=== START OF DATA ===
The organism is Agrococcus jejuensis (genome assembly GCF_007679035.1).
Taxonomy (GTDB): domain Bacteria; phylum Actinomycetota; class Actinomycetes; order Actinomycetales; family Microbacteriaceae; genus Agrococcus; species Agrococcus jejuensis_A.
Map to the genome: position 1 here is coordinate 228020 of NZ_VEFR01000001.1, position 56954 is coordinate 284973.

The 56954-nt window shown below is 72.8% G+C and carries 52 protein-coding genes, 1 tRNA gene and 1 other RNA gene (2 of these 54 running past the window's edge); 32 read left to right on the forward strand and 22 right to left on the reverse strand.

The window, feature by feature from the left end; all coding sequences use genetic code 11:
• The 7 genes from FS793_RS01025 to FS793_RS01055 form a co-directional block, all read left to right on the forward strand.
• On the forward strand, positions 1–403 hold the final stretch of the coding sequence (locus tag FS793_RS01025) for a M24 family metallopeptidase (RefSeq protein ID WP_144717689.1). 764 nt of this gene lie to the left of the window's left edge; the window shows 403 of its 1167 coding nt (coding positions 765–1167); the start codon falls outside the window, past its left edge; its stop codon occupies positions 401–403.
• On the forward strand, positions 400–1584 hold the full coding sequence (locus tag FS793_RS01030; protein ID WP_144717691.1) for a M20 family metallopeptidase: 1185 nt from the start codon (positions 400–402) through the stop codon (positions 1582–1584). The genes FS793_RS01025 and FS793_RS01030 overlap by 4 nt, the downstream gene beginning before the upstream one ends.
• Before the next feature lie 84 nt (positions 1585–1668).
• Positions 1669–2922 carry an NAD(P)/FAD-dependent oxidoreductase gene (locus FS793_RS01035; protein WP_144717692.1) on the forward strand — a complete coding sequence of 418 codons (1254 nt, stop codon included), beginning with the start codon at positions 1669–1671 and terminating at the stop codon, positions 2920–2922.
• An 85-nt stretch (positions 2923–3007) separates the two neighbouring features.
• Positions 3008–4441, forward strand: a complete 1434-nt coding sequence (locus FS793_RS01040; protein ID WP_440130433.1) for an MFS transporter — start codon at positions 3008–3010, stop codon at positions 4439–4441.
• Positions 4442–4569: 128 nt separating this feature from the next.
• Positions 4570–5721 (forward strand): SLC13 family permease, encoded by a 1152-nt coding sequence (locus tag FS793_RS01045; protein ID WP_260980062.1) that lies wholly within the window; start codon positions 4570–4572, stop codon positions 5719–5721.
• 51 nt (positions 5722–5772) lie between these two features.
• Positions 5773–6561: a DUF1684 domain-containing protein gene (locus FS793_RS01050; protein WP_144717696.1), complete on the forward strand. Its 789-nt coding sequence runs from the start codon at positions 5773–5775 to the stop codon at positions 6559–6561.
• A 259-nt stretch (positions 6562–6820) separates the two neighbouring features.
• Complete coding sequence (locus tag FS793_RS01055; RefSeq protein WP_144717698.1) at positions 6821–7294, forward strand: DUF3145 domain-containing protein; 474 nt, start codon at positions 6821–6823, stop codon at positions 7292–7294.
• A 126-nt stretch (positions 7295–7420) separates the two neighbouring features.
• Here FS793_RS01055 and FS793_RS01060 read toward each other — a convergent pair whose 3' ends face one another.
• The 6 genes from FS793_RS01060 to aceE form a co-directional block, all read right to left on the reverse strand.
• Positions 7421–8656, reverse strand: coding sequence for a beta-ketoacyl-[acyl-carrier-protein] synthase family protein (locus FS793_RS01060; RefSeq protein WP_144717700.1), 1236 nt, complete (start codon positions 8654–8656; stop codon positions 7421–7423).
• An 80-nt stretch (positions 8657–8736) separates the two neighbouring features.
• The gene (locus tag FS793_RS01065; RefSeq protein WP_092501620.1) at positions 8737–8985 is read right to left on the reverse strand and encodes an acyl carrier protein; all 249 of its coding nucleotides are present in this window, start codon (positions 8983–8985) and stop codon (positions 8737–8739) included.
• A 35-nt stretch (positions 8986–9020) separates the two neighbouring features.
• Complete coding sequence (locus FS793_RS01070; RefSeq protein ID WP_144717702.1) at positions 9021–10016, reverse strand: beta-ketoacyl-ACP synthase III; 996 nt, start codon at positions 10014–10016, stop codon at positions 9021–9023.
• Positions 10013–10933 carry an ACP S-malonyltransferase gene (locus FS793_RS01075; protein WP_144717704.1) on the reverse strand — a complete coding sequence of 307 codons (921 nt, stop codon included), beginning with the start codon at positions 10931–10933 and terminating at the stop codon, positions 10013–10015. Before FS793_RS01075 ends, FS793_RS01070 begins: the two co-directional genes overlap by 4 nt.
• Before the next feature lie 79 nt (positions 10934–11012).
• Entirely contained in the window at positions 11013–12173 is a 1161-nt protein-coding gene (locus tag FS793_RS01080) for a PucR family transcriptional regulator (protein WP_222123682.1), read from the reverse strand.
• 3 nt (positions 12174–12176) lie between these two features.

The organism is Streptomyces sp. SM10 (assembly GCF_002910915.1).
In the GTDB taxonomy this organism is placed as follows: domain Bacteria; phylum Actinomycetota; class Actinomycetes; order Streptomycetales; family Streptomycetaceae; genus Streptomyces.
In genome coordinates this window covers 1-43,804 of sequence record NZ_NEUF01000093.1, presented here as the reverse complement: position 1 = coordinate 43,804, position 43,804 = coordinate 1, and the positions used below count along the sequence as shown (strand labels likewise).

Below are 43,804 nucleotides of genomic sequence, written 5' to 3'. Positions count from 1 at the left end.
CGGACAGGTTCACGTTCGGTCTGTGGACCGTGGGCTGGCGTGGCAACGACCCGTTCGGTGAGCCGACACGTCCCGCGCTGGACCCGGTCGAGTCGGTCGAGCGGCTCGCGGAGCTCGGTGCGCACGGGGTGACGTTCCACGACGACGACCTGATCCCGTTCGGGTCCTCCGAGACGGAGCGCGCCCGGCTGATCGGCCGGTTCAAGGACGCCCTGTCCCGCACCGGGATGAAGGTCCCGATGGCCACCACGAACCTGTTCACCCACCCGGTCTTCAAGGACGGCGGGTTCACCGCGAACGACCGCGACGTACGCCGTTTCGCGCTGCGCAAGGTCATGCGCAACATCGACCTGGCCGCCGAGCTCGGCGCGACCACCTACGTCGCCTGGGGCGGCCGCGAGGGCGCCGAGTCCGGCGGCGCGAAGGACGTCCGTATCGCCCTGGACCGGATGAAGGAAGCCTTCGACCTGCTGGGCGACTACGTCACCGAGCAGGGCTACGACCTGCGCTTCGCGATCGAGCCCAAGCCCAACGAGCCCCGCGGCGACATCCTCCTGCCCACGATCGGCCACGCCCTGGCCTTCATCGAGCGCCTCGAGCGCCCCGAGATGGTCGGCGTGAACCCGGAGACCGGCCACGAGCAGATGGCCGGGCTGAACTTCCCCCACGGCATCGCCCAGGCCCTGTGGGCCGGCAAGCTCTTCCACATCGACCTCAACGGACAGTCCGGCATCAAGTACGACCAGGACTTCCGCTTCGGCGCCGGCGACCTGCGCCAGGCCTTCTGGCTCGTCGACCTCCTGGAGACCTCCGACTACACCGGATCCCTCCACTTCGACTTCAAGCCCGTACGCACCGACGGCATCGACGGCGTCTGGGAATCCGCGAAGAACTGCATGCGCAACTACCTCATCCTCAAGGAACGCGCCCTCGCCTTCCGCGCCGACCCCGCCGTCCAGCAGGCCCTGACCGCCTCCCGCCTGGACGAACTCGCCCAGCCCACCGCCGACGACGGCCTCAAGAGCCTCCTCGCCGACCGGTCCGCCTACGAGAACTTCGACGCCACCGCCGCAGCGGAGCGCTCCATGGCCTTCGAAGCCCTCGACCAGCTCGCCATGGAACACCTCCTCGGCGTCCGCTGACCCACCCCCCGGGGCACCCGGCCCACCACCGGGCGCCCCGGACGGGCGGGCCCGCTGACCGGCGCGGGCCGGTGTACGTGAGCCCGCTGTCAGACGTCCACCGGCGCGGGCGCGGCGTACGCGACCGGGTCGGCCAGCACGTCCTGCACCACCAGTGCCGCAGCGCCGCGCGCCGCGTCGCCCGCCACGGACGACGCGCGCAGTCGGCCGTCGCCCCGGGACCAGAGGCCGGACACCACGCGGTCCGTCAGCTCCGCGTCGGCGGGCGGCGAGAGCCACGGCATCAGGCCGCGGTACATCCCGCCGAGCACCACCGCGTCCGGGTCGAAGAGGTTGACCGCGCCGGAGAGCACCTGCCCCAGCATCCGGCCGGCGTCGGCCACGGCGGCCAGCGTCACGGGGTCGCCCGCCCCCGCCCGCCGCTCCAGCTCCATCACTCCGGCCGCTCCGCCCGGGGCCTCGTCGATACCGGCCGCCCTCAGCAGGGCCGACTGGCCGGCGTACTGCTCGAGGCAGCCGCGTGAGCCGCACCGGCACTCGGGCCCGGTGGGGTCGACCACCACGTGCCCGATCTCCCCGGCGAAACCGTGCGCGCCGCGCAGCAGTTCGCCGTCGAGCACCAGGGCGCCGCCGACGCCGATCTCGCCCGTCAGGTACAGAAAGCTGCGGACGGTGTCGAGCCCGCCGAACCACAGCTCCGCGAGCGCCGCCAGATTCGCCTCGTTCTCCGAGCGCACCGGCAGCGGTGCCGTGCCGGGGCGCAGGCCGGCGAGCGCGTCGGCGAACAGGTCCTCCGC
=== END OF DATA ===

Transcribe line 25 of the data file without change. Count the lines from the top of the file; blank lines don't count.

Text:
• A 35-nt stretch (positions 8986–9020) separates the two neighbouring features.